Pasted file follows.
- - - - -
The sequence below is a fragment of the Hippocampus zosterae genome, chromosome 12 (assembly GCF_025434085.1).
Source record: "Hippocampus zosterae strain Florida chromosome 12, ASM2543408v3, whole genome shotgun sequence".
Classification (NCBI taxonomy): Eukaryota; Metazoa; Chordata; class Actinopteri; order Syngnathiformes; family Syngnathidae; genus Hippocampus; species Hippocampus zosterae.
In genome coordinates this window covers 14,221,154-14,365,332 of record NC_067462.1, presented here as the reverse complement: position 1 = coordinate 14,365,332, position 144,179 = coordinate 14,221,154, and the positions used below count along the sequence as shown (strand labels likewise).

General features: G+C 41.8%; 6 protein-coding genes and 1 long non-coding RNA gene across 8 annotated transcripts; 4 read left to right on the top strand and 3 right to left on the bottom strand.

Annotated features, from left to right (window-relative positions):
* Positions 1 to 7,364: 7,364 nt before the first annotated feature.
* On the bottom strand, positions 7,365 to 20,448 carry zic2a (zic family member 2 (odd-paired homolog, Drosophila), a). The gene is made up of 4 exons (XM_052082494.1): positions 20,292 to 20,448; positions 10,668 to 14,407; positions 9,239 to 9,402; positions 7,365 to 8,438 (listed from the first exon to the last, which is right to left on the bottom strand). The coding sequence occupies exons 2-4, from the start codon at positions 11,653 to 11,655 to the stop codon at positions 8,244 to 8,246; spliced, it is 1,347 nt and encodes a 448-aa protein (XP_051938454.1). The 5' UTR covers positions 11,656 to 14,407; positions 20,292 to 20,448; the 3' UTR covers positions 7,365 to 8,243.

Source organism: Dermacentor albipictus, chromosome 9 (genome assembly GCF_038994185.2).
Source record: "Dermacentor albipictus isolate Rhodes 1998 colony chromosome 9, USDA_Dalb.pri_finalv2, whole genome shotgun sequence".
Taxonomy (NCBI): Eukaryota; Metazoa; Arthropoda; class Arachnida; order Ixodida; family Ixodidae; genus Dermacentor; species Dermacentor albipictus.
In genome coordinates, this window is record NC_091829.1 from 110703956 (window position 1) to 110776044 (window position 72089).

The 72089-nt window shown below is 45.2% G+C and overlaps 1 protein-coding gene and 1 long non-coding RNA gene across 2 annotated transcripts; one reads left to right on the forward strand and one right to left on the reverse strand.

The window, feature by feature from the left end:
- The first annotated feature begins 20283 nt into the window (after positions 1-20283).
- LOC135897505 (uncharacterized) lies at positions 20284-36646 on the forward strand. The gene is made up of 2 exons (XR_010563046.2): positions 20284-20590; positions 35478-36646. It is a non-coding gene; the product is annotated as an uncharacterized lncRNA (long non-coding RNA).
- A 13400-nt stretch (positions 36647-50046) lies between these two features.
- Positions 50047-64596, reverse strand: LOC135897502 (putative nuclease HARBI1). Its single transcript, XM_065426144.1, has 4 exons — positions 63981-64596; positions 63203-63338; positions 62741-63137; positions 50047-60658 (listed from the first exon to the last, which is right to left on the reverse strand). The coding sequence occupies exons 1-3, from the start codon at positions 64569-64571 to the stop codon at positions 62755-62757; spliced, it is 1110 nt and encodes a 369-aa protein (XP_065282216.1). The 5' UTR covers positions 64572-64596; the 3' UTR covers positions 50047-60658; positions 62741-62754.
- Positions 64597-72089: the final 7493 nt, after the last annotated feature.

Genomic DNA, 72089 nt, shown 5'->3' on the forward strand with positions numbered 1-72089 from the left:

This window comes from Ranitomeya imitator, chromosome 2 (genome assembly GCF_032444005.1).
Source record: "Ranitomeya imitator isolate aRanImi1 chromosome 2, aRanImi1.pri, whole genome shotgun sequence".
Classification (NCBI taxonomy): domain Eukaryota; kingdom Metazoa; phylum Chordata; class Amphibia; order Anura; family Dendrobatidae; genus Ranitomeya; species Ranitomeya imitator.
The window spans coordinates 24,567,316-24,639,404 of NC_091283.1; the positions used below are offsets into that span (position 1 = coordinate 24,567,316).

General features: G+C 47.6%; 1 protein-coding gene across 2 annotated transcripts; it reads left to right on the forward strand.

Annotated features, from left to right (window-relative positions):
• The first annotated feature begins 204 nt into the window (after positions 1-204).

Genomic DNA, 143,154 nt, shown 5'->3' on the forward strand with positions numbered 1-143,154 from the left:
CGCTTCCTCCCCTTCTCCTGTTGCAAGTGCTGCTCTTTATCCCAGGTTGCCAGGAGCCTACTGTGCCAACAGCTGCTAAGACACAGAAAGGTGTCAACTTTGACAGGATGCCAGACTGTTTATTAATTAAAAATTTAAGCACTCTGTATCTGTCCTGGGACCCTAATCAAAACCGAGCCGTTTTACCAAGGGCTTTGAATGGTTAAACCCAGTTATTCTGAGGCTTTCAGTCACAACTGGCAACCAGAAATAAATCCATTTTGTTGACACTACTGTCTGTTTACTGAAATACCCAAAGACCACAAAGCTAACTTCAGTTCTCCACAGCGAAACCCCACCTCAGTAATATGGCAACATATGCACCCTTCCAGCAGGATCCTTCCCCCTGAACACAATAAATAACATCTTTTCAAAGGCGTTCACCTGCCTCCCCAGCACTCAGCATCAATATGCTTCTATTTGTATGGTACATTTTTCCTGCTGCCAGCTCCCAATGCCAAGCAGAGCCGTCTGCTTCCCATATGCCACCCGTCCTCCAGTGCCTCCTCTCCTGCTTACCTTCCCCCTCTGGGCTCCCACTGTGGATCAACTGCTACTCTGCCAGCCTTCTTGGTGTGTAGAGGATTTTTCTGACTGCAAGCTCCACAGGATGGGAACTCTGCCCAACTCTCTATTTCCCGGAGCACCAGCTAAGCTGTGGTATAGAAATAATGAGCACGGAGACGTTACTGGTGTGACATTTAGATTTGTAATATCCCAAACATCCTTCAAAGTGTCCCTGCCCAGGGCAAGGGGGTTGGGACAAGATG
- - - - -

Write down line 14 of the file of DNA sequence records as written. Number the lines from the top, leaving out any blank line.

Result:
The window, feature by feature from the left end: